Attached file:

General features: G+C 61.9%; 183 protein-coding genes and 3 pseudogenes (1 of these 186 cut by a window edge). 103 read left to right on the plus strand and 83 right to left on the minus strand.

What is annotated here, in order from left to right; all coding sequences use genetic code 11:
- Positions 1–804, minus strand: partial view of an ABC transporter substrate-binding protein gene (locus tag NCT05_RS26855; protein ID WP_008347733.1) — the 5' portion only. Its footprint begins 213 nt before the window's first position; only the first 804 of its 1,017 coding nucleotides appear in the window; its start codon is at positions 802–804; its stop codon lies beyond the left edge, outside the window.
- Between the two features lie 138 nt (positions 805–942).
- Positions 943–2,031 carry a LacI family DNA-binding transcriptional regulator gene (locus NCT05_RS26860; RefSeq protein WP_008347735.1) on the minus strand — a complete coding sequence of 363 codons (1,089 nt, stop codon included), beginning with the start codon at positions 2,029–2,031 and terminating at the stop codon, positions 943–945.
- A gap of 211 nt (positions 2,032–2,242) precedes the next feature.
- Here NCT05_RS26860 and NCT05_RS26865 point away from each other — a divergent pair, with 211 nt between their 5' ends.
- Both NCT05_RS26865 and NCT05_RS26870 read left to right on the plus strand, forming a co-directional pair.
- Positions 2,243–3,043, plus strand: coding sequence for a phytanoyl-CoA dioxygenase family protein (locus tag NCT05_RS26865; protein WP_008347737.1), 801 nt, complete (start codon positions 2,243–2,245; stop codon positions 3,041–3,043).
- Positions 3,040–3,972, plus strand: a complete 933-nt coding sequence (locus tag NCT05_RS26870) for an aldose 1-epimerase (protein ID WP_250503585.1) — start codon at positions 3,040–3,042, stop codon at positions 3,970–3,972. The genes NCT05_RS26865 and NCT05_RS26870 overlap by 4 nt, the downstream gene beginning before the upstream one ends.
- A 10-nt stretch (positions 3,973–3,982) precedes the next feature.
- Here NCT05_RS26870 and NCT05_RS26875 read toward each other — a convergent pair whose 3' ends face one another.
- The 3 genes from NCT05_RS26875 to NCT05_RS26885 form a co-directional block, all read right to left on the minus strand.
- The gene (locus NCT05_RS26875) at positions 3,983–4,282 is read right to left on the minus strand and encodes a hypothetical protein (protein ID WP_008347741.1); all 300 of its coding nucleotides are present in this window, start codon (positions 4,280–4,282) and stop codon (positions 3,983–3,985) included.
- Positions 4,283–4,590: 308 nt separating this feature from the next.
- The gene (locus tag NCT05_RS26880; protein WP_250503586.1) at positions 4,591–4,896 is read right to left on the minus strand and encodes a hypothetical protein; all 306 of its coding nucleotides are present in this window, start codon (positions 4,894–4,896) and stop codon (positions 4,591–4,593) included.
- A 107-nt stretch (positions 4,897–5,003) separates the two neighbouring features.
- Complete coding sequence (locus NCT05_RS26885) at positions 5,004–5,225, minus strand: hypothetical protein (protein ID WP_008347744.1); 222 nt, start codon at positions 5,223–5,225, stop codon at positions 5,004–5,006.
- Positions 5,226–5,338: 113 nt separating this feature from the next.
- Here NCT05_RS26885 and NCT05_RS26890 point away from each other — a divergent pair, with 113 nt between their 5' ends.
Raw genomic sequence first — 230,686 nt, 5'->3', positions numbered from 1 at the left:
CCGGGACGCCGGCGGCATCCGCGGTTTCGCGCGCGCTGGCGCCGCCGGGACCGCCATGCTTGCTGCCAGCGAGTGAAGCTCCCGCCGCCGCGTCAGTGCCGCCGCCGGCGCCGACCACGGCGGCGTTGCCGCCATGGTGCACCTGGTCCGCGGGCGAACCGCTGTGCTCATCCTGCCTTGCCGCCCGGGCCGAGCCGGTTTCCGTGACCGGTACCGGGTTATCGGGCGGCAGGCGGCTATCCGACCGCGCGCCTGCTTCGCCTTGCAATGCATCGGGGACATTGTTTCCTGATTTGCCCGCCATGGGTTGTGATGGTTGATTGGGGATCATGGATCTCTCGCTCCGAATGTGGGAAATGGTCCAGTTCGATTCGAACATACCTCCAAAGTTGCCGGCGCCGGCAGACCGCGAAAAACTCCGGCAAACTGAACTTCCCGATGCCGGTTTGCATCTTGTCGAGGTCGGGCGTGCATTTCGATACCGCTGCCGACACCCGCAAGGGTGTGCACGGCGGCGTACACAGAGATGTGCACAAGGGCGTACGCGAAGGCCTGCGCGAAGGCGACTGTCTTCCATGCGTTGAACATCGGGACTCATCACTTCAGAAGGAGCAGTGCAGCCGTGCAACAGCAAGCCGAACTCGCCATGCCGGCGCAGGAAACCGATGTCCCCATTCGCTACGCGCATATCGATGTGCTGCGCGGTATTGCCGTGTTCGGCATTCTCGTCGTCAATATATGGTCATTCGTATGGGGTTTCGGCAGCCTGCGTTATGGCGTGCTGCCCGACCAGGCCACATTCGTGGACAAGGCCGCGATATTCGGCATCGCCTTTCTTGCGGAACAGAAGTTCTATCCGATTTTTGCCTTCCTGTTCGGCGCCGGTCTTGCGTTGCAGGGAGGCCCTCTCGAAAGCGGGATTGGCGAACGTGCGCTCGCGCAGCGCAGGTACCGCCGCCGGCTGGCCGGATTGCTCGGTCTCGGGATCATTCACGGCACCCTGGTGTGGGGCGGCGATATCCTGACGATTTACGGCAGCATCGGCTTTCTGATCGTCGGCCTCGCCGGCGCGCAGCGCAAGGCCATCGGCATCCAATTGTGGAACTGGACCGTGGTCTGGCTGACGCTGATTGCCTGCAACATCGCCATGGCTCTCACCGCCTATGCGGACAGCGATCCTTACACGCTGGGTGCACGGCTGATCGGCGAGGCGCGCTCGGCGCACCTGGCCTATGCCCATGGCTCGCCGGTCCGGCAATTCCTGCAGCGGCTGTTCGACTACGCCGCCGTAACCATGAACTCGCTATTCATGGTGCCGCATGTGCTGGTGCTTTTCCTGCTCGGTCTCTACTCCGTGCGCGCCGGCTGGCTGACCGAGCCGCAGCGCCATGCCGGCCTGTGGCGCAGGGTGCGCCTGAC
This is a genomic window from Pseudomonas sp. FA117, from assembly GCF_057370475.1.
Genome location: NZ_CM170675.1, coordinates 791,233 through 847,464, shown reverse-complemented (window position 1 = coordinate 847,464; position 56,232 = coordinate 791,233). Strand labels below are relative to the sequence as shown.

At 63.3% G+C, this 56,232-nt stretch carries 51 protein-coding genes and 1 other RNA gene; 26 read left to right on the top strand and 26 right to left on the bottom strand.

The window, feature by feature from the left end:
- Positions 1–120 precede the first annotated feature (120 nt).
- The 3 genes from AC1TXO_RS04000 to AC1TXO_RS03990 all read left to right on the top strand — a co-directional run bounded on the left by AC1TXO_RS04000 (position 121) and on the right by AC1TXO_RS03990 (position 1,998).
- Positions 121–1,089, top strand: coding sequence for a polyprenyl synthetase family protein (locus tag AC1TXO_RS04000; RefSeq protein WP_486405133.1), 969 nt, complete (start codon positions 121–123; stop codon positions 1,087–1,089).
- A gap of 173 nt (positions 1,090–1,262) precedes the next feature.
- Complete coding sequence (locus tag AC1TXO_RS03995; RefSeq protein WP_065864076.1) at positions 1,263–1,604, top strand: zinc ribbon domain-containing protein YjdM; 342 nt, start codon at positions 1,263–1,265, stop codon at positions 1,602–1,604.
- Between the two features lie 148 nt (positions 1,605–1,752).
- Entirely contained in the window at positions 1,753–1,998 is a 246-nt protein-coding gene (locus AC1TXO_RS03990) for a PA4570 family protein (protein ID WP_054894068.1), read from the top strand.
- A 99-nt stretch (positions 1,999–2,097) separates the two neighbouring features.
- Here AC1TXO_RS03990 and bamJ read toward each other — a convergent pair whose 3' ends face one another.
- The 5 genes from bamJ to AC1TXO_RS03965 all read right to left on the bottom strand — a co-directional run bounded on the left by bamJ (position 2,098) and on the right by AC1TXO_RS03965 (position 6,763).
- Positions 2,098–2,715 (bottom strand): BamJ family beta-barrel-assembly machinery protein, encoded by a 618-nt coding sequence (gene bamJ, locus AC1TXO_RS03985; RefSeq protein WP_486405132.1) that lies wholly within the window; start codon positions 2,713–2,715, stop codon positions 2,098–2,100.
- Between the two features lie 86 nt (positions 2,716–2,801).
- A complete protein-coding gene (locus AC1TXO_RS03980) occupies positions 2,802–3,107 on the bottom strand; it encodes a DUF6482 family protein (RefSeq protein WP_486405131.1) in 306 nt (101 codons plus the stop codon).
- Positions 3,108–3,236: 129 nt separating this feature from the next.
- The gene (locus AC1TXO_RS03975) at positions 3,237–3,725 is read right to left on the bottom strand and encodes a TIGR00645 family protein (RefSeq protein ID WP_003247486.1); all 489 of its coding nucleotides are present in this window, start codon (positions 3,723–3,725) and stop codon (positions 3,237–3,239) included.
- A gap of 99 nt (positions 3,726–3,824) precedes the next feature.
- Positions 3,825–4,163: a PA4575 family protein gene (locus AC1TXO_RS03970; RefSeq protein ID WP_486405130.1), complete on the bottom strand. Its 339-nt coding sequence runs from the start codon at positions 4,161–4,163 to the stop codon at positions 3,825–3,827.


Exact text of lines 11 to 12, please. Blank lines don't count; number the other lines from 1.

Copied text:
- A 10-nt stretch (positions 3,973–3,982) precedes the next feature.
- Here NCT05_RS26870 and NCT05_RS26875 read toward each other — a convergent pair whose 3' ends face one another.